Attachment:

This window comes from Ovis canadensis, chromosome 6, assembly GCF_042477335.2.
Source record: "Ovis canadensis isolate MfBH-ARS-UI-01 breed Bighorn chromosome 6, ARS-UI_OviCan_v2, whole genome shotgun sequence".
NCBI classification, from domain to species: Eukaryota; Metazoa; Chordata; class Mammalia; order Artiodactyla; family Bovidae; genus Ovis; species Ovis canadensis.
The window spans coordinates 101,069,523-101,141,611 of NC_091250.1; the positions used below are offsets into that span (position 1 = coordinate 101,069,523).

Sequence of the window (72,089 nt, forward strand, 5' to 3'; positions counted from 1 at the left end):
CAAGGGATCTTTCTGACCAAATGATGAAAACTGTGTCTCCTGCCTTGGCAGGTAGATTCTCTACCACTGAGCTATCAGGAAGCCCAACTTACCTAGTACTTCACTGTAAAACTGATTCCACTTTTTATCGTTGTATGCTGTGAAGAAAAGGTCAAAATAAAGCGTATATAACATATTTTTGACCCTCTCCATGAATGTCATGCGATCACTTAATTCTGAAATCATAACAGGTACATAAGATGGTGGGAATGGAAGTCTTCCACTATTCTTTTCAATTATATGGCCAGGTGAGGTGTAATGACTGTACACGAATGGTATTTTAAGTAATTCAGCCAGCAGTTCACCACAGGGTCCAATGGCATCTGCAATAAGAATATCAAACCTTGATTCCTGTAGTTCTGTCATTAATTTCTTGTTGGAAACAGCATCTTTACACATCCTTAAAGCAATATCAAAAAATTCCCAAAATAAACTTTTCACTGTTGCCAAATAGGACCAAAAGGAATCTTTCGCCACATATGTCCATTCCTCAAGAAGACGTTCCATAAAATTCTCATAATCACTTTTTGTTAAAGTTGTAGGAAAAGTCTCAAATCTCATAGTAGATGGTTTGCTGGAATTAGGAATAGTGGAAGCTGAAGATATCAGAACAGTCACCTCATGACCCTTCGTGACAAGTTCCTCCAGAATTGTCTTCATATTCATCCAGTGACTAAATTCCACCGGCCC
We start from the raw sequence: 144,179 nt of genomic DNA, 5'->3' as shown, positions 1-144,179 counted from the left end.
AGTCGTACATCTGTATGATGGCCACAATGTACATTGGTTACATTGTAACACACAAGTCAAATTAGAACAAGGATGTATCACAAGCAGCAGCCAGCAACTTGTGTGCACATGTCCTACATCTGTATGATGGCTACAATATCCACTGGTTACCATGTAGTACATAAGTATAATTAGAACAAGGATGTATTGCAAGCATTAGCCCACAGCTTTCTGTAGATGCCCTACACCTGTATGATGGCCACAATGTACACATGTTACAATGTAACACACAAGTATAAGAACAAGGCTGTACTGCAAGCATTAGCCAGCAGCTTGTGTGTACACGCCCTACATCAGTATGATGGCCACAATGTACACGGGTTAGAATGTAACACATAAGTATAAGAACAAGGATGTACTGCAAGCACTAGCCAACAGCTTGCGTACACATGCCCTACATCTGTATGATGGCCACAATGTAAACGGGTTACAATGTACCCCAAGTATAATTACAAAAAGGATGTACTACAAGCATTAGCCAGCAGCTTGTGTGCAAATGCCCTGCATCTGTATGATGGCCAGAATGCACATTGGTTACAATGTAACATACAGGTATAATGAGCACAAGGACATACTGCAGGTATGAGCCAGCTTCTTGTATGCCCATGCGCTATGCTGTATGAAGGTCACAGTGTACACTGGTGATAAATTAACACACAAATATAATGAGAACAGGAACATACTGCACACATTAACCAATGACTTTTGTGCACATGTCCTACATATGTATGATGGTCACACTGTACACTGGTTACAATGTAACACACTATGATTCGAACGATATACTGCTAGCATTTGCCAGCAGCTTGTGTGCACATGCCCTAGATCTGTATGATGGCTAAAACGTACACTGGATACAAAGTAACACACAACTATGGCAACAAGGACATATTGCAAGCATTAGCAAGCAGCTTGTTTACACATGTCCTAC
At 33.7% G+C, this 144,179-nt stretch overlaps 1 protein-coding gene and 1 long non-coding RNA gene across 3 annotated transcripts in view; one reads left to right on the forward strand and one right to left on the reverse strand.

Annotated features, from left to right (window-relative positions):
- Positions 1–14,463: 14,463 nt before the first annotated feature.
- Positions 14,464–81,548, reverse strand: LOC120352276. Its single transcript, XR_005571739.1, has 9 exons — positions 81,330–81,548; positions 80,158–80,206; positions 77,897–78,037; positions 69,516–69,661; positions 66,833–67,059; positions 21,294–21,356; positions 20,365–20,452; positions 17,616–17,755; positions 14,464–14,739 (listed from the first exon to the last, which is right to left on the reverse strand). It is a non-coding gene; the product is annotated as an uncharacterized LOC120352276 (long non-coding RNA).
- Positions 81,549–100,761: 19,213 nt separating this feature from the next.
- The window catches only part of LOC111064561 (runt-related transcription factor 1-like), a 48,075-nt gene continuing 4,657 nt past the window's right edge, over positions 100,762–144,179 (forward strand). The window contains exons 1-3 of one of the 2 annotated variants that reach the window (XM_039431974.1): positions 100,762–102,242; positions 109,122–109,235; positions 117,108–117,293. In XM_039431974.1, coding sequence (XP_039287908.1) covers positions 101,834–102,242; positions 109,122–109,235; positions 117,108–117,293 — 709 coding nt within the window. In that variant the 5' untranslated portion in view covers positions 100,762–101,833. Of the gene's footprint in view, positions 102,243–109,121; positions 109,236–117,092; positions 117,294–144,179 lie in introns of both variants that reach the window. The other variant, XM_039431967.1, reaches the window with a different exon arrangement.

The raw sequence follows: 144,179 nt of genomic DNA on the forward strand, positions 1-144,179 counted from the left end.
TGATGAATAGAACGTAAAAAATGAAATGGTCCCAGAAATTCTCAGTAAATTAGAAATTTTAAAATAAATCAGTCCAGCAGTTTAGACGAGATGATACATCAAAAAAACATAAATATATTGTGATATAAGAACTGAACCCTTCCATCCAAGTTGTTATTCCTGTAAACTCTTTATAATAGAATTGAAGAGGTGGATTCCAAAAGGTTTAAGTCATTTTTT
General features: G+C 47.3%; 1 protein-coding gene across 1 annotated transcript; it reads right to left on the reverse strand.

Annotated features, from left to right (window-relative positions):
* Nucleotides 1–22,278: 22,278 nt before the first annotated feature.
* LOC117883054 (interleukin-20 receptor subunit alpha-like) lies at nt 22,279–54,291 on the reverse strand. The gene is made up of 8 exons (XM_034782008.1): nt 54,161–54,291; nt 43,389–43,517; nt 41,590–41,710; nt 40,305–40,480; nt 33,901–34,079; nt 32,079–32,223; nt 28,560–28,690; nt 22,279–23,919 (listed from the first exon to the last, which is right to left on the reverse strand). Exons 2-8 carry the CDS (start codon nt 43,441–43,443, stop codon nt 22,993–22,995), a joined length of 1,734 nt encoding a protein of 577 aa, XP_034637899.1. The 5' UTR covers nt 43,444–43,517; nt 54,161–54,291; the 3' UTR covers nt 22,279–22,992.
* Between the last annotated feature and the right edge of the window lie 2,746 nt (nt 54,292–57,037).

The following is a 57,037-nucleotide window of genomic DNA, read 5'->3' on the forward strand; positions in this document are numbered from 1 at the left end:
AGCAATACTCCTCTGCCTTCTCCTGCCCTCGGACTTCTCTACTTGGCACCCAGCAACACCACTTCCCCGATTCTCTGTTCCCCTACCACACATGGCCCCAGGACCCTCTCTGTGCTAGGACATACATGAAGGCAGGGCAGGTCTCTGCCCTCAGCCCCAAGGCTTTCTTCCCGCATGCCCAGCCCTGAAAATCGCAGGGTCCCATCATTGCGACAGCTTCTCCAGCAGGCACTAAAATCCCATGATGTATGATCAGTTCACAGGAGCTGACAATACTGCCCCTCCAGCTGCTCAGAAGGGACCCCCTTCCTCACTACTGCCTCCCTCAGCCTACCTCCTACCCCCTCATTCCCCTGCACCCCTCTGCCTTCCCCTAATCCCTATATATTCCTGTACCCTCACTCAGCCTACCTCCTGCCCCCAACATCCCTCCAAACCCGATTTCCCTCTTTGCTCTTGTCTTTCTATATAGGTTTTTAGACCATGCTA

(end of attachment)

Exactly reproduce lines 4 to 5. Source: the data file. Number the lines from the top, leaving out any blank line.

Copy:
The window spans coordinates 101,069,523-101,141,611 of NC_091250.1; the positions used below are offsets into that span (position 1 = coordinate 101,069,523).

Sequence of the window (72,089 nt, forward strand, 5' to 3'; positions counted from 1 at the left end):